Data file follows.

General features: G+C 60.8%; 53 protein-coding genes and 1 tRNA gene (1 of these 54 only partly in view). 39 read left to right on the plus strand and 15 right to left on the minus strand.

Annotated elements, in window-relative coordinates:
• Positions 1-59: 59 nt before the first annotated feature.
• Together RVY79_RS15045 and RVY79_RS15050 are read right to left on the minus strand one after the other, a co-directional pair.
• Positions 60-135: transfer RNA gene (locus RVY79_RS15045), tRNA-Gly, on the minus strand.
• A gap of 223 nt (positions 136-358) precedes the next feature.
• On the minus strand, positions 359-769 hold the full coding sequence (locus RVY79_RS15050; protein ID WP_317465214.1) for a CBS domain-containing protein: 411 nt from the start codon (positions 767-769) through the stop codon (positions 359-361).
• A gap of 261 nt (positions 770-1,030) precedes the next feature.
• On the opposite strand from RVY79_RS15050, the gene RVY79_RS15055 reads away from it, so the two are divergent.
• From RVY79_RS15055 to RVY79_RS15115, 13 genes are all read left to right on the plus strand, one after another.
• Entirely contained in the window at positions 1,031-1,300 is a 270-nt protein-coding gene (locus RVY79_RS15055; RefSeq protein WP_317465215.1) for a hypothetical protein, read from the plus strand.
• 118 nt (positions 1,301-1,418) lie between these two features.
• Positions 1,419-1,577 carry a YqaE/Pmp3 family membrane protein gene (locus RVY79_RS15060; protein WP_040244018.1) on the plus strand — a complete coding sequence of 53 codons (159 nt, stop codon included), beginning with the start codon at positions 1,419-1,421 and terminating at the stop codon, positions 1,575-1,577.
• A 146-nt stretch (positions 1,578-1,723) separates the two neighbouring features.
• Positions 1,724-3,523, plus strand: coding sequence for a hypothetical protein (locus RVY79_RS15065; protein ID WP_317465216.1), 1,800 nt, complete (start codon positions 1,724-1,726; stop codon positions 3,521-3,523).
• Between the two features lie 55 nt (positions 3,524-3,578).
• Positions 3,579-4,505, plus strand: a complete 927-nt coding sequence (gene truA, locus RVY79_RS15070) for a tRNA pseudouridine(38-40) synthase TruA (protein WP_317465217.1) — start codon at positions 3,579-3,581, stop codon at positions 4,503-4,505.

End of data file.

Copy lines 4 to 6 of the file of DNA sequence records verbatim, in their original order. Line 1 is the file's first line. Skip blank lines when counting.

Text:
• Together RVY79_RS15045 and RVY79_RS15050 are read right to left on the minus strand one after the other, a co-directional pair.
• Positions 60-135: transfer RNA gene (locus RVY79_RS15045), tRNA-Gly, on the minus strand.
• A gap of 223 nt (positions 136-358) precedes the next feature.